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Fairer to bo seen
Than the fair lily on the ilow'ry green!
I sent to thy lodgings within half an hour after our arrival, to receive thy congratulations upon it: but thou wert at Edgeware, it seems.
My beloved, who is charmingly amended, is retired to her constant employment, writing. I must content myself with the same amusement, till she shall be pleased to admit me to her presence; for already have I given to every one her cue.
"And, among the rest, who dost thou think is to be her maid-servant 1—Deb. Butler.
"And ah, Belford! It can't be otherwise. But what dost think Deb.'s name is to be ?—Why, Dorcas, Dorcas Wykes. And won't it be admirable, if either through fear, fright, or good liking, we can get my beloved to accept of Dorcas Wykes for a bedfellow?"
In so many ways will it be now in my power to have the dear creature, that I shall not know which of them to choose !—
But here comes the widow, with Dorcas Wykes in her hand, and I am to introduce them both to my fair one.
So !—The honest girl is accepted—Of good parentage: but, through a neglected education, plaguy illiterate—She can neither write, nor read writing. A kinswoman of Mrs. Sinclair—Could not therefore well be refused, the widow in person recommending her; and the wench only taken till her Hannah can come. What an advantage has an imposing or forward nature over a courteous one!—So here may something arise to lead into correspondences, and so forth. To be sure, a person need not be so wary, so cautious of what she writes, or what she leaves upon her table or toilette, when her attendant cannot read.
Dorcas is a neat creature, both in person and dress; her countenance not vulgar. And I am in hopes, as I hinted above, that her lady will accept of her for her bedfellow, in a strange house, for a week or so. But I saw she had a dislike to her at her very first appearance : yet I thought the girl behaved very modestly—overdid it a little, perhaps—her lady shrank back, and looked shy upon her. The doctrine of sympathies and antipathies is a surprising doctrine.—But Dorcas will be excessively obliging, and win her lady's favour soon, I doubt not. I am secure in one of the wench's qualities however—she is not to be corrupted. A great point that!—Since a lady and her maid, when heartily of one party, will be too hard for half a score devils.could not write, nor read- writing; that part of her education having been neglected when she was young: but for discretion, fidelity, obligingness, she was not to be outdone by anybody. She commended her likewise for her skill at the needle.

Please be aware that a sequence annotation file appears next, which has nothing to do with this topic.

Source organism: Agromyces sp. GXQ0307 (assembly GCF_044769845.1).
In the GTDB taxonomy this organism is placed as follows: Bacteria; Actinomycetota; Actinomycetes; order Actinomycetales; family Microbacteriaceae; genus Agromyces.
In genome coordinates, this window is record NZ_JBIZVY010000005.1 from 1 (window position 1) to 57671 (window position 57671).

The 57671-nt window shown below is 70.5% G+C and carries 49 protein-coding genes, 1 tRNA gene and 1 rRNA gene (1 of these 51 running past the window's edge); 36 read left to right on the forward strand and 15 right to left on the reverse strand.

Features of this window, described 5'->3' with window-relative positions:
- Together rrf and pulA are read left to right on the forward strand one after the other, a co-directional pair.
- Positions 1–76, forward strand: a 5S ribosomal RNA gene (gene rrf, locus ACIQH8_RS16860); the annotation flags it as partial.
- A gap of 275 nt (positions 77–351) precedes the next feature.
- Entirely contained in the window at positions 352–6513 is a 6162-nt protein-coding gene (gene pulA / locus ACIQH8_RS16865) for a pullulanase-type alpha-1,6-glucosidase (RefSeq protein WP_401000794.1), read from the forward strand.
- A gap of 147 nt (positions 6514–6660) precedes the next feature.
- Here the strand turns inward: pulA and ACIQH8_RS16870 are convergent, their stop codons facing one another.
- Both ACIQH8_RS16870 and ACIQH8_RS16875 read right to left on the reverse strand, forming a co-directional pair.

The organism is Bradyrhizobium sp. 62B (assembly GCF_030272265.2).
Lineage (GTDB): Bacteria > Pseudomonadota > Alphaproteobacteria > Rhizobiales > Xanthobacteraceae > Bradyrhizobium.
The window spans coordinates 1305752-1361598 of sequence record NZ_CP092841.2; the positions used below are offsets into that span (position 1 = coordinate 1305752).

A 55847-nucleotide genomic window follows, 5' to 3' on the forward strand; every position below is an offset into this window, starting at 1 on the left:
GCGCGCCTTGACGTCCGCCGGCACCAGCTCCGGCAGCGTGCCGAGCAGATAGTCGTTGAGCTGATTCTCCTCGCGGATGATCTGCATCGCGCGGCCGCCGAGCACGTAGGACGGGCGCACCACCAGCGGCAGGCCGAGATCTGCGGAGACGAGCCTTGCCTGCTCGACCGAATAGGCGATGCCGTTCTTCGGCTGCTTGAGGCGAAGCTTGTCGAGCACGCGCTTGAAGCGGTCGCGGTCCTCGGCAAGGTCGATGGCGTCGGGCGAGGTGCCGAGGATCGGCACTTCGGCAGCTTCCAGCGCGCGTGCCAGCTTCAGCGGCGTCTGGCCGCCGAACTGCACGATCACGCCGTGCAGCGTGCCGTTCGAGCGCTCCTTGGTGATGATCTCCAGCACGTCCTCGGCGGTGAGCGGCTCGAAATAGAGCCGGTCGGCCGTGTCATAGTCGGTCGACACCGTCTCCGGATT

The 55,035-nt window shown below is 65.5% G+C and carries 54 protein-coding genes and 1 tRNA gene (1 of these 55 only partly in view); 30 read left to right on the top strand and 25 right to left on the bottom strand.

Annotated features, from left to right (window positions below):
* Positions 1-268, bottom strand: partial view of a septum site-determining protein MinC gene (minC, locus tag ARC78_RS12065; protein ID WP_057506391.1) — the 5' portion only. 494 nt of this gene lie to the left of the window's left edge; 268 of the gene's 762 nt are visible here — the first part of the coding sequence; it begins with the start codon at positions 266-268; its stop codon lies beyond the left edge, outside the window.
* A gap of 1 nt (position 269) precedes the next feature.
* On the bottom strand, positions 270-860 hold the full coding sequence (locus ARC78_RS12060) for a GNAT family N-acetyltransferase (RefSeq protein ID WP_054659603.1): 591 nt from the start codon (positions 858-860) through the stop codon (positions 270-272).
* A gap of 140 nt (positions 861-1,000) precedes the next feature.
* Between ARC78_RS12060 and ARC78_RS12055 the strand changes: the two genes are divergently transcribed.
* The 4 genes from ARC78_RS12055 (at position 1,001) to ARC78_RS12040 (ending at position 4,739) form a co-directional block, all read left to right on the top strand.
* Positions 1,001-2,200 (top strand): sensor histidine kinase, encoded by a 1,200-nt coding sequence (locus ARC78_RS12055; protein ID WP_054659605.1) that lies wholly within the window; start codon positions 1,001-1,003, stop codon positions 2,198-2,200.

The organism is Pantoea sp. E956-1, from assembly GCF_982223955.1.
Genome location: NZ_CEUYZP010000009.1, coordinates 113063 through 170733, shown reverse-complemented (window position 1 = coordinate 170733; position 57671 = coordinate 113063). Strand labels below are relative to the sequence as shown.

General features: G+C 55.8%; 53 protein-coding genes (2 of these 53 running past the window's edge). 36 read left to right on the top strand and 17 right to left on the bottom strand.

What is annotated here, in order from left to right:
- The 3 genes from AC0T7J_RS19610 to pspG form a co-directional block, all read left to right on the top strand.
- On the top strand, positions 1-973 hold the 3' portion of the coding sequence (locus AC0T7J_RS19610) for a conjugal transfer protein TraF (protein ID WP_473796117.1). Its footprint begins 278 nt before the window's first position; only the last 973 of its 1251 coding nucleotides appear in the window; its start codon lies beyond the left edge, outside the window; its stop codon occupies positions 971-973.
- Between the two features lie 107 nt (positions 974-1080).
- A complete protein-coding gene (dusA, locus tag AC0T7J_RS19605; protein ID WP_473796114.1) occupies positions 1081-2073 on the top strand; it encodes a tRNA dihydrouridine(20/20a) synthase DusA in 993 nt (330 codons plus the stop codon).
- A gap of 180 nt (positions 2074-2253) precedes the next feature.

The dear creature was no less shy when the widow first accosted her, at her alighting. Yet I thought, that honest Doleman's letter had prepared her for her masculine appearance.
And now I mention that letter, why dost thou not wish me joy, Jack?
Joy of what?
Why, joy of my nuptials.—Know then, that said, is done with me, when I have a mind to have it so; and that we are actually man and wife: only that consummation has not passed—bound down to the contrary of that, by a solemn vow, till a reconciliation with her family take place. The women here are told so. They know it, before my beloved knows it; and that, thou wilt say, is odd.
But how shall I do to make my fair one keep her temper on the intimation? Why, is she not here ?—At Mrs. Sinclair's %—But if she will hear reason, I doubt not to convince her, that she ought to acquiesce.
She will insist, I suppose, upon, my leaving her, and that I shall not take up my lodgings under the same roof. But circumstances are changed since I first made her that promise. I have taken all the vacant apartments; and must carry this point also.
MISS CLARISSA HARLOWE TO MISS HOWE.
Wednesday Afternoon, April 26. j|T length, my dearest Miss Howe, I am in London, and in my new lodgings. They are neatly furnished, and the situation, for the town, is pleasant. But, I think, you must not ask me, how I like the old gentlewoman. Yet she seems courteous and obliging. Her kinswomen just appeared to welcome me at my alighting. They seem to be genteel young women. But more of their aunt and of them, as I shall see more.